America’s youngest children don’t need to count or know their ABCs to enjoy watching Elmo, Big Bird, or other residents of “Sesame Street.”
The popular Muppet characters are now featured—in baby versions— in a new DVD series aimed at infants and toddlers. “Sesame Beginnings” was due to be released in stores this week by Sesame Workshop, the 38-year-old children’s-programming organization that created “Sesame Street.” The DVDs offer songs, activities, and games for children and their parents or caregivers.
But the new products have ignited a debate between some child-development experts and others who monitor children’s exposure to television and other electronic media.
Last month, leaders of the Boston-based Campaign for a Commercial-Free Childhood sent a letter to the nonprofit organization Zero to Three that admonished it for teaming up with Sesame Workshop to develop the new programs.
“We frequently promote your organization as a wonderful resource for parents and caregivers,” the March 17 letter said. “We believe however, that your partnership in the creation of Sesame Beginnings DVDs is exploitive of both babies and parents and severely damages your credibility as an advocate for the health and well-being of young children.”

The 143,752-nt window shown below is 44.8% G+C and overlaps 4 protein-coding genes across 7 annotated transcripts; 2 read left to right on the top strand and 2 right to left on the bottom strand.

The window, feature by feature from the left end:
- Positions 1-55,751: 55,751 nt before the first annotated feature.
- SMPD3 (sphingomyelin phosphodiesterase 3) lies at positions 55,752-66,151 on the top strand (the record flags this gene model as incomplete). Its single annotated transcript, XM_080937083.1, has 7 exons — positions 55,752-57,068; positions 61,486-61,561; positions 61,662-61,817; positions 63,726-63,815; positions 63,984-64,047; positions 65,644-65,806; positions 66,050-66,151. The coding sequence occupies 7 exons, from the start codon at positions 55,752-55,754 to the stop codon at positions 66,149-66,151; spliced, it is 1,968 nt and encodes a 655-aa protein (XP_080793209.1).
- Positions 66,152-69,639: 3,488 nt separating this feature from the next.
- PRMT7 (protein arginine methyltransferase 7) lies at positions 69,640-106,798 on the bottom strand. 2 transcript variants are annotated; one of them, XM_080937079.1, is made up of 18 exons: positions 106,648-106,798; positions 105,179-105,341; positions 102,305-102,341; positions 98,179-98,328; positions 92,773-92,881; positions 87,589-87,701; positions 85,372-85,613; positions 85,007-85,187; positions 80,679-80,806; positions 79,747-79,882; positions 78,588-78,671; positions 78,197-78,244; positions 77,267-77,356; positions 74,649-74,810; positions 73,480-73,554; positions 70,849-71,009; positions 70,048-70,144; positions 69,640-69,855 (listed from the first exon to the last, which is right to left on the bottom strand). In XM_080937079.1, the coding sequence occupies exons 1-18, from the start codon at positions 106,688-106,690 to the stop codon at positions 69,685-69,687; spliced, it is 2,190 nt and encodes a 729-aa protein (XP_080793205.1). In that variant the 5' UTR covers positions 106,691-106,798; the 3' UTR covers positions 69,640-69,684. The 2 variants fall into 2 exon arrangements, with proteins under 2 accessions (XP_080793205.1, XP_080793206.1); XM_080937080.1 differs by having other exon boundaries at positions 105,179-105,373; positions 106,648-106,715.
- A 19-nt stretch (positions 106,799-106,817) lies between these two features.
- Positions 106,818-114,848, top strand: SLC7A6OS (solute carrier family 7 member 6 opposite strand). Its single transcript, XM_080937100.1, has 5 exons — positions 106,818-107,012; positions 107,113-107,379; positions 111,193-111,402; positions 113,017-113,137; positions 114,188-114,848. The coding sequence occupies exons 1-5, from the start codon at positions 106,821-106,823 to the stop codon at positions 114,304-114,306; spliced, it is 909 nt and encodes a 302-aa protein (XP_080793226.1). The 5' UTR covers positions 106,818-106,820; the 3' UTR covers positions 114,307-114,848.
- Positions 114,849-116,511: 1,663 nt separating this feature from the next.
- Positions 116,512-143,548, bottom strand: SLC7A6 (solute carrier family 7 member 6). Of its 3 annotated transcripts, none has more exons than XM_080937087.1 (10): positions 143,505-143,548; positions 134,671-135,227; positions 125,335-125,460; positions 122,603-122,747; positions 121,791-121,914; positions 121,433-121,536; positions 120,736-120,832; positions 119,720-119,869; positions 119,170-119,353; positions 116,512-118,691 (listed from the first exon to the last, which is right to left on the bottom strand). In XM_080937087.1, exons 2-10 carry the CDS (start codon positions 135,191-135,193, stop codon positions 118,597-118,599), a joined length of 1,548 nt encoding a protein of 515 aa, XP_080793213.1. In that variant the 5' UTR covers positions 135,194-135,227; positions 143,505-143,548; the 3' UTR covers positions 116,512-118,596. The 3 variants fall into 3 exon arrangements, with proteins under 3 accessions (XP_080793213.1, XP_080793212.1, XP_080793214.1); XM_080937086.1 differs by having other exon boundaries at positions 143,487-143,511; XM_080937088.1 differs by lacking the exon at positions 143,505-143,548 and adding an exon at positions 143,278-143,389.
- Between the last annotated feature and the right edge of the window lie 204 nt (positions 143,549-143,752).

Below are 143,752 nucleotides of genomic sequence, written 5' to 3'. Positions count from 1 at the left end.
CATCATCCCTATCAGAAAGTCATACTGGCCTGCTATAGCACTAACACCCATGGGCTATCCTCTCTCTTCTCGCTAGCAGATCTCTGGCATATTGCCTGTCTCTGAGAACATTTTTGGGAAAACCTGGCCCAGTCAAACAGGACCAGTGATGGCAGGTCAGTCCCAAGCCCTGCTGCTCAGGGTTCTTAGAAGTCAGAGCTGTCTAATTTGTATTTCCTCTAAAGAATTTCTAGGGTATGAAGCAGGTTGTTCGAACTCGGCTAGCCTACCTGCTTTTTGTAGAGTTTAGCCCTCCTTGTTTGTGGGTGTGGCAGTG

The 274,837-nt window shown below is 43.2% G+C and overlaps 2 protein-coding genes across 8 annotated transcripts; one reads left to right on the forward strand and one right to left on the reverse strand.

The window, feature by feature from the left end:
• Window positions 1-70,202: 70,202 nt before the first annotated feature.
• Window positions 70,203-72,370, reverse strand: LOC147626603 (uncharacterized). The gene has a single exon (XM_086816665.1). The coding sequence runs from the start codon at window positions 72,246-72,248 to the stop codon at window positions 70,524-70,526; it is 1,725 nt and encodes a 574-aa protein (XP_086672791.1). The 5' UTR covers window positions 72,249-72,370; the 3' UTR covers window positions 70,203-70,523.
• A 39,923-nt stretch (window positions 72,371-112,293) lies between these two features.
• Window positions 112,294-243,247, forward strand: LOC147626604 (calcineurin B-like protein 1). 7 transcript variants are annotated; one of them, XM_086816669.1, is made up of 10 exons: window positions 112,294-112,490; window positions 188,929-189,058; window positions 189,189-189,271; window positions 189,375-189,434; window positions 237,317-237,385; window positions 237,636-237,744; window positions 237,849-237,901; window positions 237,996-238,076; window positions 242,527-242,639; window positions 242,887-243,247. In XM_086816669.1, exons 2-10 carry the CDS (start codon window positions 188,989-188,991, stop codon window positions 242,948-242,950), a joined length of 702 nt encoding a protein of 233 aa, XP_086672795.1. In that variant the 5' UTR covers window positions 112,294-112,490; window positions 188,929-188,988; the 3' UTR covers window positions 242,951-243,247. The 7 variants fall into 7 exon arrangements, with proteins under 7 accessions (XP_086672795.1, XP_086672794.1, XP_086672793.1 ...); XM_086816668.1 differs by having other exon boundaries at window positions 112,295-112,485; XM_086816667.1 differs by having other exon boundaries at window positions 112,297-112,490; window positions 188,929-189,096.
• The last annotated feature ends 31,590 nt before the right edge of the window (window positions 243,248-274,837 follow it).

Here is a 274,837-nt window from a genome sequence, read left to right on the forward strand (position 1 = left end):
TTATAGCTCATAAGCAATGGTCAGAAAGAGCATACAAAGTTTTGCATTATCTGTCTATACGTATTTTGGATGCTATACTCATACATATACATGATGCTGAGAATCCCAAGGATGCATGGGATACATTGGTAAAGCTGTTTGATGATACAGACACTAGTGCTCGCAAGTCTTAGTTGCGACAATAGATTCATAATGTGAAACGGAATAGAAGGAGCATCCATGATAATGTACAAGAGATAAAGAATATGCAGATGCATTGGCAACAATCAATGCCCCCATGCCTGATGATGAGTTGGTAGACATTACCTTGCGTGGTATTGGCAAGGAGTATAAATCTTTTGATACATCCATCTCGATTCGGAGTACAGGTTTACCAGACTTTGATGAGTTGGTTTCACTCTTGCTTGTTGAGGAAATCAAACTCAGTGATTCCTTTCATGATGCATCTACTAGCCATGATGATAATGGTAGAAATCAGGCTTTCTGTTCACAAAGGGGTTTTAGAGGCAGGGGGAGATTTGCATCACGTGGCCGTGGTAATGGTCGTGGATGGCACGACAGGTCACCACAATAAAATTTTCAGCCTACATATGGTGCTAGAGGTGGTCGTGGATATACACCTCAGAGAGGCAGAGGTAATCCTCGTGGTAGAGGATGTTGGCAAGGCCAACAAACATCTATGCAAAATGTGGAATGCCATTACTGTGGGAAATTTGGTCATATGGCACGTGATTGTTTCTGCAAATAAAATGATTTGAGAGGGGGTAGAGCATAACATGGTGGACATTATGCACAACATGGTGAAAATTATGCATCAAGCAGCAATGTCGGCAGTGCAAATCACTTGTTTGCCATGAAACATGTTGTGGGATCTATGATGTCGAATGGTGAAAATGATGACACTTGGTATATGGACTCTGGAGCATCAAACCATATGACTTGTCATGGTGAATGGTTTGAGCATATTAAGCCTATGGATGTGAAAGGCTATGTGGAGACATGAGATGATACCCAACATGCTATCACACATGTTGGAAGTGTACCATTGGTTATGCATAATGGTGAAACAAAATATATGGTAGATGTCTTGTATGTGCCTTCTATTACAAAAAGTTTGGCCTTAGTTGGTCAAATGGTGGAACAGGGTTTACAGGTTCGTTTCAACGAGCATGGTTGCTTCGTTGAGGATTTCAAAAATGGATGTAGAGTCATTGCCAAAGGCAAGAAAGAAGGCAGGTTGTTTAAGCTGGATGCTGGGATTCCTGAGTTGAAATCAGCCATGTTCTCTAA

The campaign’s objection is also in keeping with a long-standing recommendation from the American Academy of Pediatrics, which says that children under age 2 should not watch any television.
The DVDs are on a growing list of educational offerings for an audience still in diapers.
In a statement on the “Sesame Beginnings” project, Zero to Three, a Washington-based group focusing on infants and toddlers, said that more research is needed on the impact of media on young children.
“As we await such research, it simply cannot be ignored that millions of parents are allowing their babies and toddlers to watch TV for as long as two hours a day,” the statement said. It added that the group felt a “responsibility to work with Sesame Workshop to help provide those parents who choose to expose their very young children to electronic media with a quality, developmentally appropriate alternative to enjoy with their children.”
A version of this article appeared in the April 05, 2006 edition of Education Week